Underdog becomes king of the scramblers
Cheung Chau may be famed for its legends of buried pirate treasure and sumptuous seafood, but it is an annual scramble for plastic buns that attracts most attention.
The midnight race attracted just over 200 applicants this year, who battled it out in a series of heats earlier this month before the final 12 competitors were selected.
In the early hours of this morning, nine men and three women clambered to the top of a 14-metre, cone-shaped metal tower to see how many buns they could bag in three minutes.
And there was an upset as a 23-year-old personal trainer was crowned the men's bun scrambling champion, beating the favourites.
Kwok Chun-yin from Kowloon failed to make the final last year and secured only the fifth fastest qualifying time in the heats this year.
He said he was surprised to have won because he almost didn't make it down in time. 'The buns were slippery from the rain,' he said.
Lisa Cheng Lai-sho, 26, from Kowloon, successfully defended the women's title she won last year. 'I'm so excited to be champion again,' Cheng, also a personal trainer, said.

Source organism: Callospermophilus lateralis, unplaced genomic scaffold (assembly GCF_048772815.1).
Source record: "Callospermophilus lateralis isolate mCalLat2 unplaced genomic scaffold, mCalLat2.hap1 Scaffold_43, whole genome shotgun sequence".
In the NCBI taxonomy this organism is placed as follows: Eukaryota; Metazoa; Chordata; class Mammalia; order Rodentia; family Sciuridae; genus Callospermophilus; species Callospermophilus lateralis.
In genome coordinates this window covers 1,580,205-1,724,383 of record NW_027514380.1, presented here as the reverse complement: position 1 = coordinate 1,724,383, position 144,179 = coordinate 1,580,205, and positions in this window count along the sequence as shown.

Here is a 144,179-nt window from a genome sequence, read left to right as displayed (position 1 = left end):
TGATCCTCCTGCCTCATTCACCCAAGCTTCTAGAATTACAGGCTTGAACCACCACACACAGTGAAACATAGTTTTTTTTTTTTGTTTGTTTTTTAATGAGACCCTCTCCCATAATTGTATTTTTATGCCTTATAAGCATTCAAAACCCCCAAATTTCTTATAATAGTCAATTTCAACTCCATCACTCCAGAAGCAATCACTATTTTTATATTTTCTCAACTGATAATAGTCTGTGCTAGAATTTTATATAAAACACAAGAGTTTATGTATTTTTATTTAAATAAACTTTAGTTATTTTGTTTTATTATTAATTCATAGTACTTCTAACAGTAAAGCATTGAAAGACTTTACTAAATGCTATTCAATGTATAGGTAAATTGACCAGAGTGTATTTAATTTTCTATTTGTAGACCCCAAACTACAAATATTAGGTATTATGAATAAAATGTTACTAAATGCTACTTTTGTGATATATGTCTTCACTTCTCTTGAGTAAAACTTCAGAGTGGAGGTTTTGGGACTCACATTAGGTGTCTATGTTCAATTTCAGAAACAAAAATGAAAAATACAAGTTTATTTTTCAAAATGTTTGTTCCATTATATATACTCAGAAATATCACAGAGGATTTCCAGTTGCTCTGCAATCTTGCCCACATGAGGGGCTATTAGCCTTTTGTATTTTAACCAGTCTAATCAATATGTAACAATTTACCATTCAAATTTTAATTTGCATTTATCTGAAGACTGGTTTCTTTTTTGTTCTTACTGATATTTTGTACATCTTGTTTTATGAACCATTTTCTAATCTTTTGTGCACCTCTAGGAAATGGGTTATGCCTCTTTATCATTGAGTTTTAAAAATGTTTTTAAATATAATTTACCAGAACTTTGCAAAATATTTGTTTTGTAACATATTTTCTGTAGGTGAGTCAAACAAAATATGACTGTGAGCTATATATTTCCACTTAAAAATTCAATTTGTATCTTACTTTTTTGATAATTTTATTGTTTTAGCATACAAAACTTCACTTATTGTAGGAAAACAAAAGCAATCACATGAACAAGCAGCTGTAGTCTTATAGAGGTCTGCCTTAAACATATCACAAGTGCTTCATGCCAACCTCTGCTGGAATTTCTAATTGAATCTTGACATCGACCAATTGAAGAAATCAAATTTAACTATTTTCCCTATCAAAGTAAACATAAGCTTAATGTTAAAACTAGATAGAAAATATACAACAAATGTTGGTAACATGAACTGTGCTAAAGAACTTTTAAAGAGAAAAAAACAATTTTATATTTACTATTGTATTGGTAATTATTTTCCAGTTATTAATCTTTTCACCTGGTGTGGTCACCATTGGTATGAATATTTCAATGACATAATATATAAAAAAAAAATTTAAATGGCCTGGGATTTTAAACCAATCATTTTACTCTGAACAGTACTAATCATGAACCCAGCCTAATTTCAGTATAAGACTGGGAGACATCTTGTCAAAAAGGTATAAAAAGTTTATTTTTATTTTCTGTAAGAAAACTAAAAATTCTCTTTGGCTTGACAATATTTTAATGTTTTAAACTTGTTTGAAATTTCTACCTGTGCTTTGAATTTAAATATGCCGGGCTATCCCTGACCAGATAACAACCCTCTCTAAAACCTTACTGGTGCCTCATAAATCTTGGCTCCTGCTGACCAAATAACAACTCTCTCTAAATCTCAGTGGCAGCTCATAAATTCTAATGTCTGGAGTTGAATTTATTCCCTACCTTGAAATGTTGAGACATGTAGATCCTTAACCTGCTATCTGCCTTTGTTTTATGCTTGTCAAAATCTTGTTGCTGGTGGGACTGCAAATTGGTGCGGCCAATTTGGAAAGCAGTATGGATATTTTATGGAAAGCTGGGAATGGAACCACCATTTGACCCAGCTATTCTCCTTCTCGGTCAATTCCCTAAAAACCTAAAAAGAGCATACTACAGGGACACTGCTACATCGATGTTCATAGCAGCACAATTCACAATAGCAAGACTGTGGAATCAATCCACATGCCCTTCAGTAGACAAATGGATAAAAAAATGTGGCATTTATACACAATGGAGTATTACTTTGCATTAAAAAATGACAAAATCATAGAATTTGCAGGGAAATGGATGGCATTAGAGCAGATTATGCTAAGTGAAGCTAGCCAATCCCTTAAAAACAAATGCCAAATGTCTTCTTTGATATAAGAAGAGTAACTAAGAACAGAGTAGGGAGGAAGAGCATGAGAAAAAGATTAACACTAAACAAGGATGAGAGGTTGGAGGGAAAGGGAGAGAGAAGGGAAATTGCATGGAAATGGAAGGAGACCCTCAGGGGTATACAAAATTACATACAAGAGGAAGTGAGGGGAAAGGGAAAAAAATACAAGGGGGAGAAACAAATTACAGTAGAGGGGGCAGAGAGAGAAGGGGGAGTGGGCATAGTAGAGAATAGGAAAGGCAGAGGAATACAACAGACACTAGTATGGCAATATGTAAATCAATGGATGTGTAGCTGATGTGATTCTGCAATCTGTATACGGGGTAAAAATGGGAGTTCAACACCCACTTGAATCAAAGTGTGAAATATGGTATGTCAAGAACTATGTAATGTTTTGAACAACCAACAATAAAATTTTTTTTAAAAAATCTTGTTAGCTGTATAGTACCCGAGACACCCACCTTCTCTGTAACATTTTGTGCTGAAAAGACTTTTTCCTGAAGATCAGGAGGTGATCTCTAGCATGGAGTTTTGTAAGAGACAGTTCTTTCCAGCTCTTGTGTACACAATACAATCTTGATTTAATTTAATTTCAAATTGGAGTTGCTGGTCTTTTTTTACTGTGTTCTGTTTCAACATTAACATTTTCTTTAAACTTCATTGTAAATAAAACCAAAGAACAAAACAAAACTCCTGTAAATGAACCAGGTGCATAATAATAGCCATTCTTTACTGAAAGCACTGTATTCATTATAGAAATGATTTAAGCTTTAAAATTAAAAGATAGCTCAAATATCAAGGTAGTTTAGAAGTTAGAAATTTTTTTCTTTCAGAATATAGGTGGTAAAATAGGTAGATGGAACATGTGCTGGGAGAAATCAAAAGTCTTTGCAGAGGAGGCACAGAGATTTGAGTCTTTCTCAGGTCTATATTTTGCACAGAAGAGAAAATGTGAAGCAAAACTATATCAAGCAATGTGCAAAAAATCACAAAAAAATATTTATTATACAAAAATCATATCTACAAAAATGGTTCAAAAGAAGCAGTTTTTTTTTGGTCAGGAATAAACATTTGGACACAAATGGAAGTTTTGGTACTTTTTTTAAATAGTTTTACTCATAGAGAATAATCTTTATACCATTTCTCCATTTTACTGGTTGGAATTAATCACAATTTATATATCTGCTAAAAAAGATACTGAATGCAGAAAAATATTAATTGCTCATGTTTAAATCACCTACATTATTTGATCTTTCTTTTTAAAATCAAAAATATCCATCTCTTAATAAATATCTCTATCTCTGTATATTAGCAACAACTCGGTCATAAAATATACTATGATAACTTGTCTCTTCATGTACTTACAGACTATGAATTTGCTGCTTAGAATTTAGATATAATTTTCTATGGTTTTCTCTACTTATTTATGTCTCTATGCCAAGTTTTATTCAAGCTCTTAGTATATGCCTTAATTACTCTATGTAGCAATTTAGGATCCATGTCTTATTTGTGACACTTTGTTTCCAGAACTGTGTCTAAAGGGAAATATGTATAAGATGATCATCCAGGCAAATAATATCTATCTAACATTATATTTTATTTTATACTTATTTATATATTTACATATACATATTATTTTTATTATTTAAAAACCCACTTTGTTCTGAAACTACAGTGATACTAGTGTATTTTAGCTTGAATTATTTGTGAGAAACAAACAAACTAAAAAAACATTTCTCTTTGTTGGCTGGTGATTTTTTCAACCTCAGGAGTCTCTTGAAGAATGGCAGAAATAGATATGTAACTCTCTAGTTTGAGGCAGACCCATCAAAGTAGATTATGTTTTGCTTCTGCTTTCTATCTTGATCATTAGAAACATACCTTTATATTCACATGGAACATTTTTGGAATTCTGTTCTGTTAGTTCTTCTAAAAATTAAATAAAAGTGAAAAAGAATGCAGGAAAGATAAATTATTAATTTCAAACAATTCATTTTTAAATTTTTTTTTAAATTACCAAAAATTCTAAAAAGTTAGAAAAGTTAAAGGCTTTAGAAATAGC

As the competitors scrambled up the tower, a man cleaning a bamboo display tower fell several metres. He was taken to hospital on a stretcher wearing a neck brace.
The contest was revived in 2005 after a 27-year hiatus triggered by the collapse of one of the bamboo towers which injured dozens in 1978.
It took months of negotiations to bring the tradition back, with funding from the Leisure and Cultural Services Department. This year, the event cost HK$1.74 million to stage, up from HK$1.59 million last year.
Approximate number of tickets for the final, held at midnight, given out yesterday, up from 1,500 last year